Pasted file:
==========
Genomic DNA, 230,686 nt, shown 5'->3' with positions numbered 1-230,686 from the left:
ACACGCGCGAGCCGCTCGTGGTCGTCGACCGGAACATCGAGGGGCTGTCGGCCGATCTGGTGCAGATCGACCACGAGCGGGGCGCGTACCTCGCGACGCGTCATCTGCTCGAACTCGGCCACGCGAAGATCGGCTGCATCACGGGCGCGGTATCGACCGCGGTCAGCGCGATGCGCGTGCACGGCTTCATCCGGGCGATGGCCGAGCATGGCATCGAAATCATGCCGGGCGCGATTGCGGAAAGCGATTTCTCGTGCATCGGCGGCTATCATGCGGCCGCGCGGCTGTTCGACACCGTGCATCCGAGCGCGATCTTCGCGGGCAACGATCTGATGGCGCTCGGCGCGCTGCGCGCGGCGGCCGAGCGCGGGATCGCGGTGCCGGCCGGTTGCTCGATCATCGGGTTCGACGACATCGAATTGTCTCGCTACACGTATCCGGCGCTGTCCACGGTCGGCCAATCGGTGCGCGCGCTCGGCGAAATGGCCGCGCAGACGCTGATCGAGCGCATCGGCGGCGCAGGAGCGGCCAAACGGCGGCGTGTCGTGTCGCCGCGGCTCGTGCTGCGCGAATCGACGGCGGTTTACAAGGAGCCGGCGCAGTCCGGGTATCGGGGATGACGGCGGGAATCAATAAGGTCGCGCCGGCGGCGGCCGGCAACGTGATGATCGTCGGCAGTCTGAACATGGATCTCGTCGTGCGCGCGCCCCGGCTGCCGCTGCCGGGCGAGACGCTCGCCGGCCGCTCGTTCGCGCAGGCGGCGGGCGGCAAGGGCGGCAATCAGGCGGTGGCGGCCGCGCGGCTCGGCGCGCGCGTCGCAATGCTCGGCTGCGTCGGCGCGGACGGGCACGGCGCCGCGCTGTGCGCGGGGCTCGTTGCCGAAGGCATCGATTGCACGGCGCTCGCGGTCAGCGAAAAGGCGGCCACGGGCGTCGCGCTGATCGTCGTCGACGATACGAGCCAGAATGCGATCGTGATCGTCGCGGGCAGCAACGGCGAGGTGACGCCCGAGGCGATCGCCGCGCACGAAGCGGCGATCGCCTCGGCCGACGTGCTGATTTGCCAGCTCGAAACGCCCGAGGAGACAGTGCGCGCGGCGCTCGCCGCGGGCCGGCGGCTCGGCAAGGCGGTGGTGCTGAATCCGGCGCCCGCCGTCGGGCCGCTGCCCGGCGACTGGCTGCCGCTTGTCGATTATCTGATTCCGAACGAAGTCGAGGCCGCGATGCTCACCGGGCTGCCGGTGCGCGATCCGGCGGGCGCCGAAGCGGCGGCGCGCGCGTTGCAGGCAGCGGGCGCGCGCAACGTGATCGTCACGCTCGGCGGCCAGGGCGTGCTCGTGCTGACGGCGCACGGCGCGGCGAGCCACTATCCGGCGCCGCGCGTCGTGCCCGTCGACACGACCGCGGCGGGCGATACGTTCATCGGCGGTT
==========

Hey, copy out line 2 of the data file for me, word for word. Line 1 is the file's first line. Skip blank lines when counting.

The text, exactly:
ACACGCGCGAGCCGCTCGTGGTCGTCGACCGGAACATCGAGGGGCTGTCGGCCGATCTGGTGCAGATCGACCACGAGCGGGGCGCGTACCTCGCGACGCGTCATCTGCTCGAACTCGGCCACGCGAAGATCGGCTGCATCACGGGCGCGGTATCGACCGCGGTCAGCGCGATGCGCGTGCACGGCTTCATCCGGGCGATGGCCGAGCATGGCATCGAAATCATGCCGGGCGCGATTGCGGAAAGCGATTTCTCGTGCATCGGCGGCTATCATGCGGCCGCGCGGCTGTTCGACACCGTGCATCCGAGCGCGATCTTCGCGGGCAACGATCTGATGGCGCTCGGCGCGCTGCGCGCGGCGGCCGAGCGCGGGATCGCGGTGCCGGCCGGTTGCTCGATCATCGGGTTCGACGACATCGAATTGTCTCGCTACACGTATCCGGCGCTGTCCACGGTCGGCCAATCGGTGCGCGCGCTCGGCGAAATGGCCGCGCAGACGCTGATCGAGCGCATCGGCGGCGCAGGAGCGGCCAAACGGCGGCGTGTCGTGTCGCCGCGGCTCGTGCTGCGCGAATCGACGGCGGTTTACAAGGAGCCGGCGCAGTCCGGGTATCGGGGATGACGGCGGGAATCAATAAGGTCGCGCCGGCGGCGGCCGGCAACGTGATGATCGTCGGCAGTCTGAACATGGATCTCGTCGTGCGCGCGCCCCGGCTGCCGCTGCCGGGCGAGACGCTCGCCGGCCGCTCGTTCGCGCAGGCGGCGGGCGGCAAGGGCGGCAATCAGGCGGTGGCGGCCGCGCGGCTCGGCGCGCGCGTCGCAATGCTCGGCTGCGTCGGCGCGGACGGGCACGGCGCCGCGCTGTGCGCGGGGCTCGTTGCCGAAGGCATCGATTGCACGGCGCTCGCGGTCAGCGAAAAGGCGGCCACGGGCGTCGCGCTGATCGTCGTCGACGATACGAGCCAGAATGCGATCGTGATCGTCGCGGGCAGCAACGGCGAGGTGACGCCCGAGGCGATCGCCGCGCACGAAGCGGCGATCGCCTCGGCCGACGTGCTGATTTGCCAGCTCGAAACGCCCGAGGAGACAGTGCGCGCGGCGCTCGCCGCGGGCCGGCGGCTCGGCAAGGCGGTGGTGCTGAATCCGGCGCCCGCCGTCGGGCCGCTGCCCGGCGACTGGCTGCCGCTTGTCGATTATCTGATTCCGAACGAAGTCGAGGCCGCGATGCTCACCGGGCTGCCGGTGCGCGATCCGGCGGGCGCCGAAGCGGCGGCGCGCGCGTTGCAGGCAGCGGGCGCGCGCAACGTGATCGTCACGCTCGGCGGCCAGGGCGTGCTCGTGCTGACGGCGCACGGCGCGGCGAGCCACTATCCGGCGCCGCGCGTCGTGCCCGTCGACACGACCGCGGCGGGCGATACGTTCATCGGCGGTT